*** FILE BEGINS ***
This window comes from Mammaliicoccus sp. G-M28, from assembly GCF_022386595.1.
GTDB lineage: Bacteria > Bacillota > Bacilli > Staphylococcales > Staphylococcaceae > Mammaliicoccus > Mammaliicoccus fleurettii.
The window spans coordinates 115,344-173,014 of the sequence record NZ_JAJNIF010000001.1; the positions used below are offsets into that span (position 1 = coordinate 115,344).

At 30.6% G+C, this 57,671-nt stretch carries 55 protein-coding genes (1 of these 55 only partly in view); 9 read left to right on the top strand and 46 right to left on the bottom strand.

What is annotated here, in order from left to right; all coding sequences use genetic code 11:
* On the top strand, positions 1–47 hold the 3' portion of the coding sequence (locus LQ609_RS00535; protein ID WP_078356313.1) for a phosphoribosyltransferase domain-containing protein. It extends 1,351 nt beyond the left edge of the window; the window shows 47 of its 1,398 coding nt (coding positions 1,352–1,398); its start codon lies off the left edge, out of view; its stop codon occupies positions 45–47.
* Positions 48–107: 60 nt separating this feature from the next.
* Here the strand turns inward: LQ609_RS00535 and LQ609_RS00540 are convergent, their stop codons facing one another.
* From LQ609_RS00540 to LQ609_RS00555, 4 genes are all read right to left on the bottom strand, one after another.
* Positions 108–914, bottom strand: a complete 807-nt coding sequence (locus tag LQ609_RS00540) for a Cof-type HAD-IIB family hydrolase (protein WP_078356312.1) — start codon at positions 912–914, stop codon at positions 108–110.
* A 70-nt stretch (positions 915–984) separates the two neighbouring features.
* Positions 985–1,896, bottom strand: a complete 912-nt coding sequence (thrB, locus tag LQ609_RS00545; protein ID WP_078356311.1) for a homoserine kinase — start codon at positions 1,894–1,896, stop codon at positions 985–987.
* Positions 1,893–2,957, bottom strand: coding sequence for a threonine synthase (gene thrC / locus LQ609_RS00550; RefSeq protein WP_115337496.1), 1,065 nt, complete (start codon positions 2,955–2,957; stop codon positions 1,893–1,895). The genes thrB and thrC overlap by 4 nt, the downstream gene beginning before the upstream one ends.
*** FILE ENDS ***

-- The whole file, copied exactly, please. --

This window comes from Mammaliicoccus sp. G-M28, from assembly GCF_022386595.1.
GTDB lineage: Bacteria > Bacillota > Bacilli > Staphylococcales > Staphylococcaceae > Mammaliicoccus > Mammaliicoccus fleurettii.
The window spans coordinates 115,344-173,014 of the sequence record NZ_JAJNIF010000001.1; the positions used below are offsets into that span (position 1 = coordinate 115,344).

At 30.6% G+C, this 57,671-nt stretch carries 55 protein-coding genes (1 of these 55 only partly in view); 9 read left to right on the top strand and 46 right to left on the bottom strand.

What is annotated here, in order from left to right; all coding sequences use genetic code 11:
* On the top strand, positions 1–47 hold the 3' portion of the coding sequence (locus LQ609_RS00535; protein ID WP_078356313.1) for a phosphoribosyltransferase domain-containing protein. It extends 1,351 nt beyond the left edge of the window; the window shows 47 of its 1,398 coding nt (coding positions 1,352–1,398); its start codon lies off the left edge, out of view; its stop codon occupies positions 45–47.
* Positions 48–107: 60 nt separating this feature from the next.
* Here the strand turns inward: LQ609_RS00535 and LQ609_RS00540 are convergent, their stop codons facing one another.
* From LQ609_RS00540 to LQ609_RS00555, 4 genes are all read right to left on the bottom strand, one after another.
* Positions 108–914, bottom strand: a complete 807-nt coding sequence (locus tag LQ609_RS00540) for a Cof-type HAD-IIB family hydrolase (protein WP_078356312.1) — start codon at positions 912–914, stop codon at positions 108–110.
* A 70-nt stretch (positions 915–984) separates the two neighbouring features.
* Positions 985–1,896, bottom strand: a complete 912-nt coding sequence (thrB, locus tag LQ609_RS00545; protein ID WP_078356311.1) for a homoserine kinase — start codon at positions 1,894–1,896, stop codon at positions 985–987.
* Positions 1,893–2,957, bottom strand: coding sequence for a threonine synthase (gene thrC / locus LQ609_RS00550; RefSeq protein WP_115337496.1), 1,065 nt, complete (start codon positions 2,955–2,957; stop codon positions 1,893–1,895). The genes thrB and thrC overlap by 4 nt, the downstream gene beginning before the upstream one ends.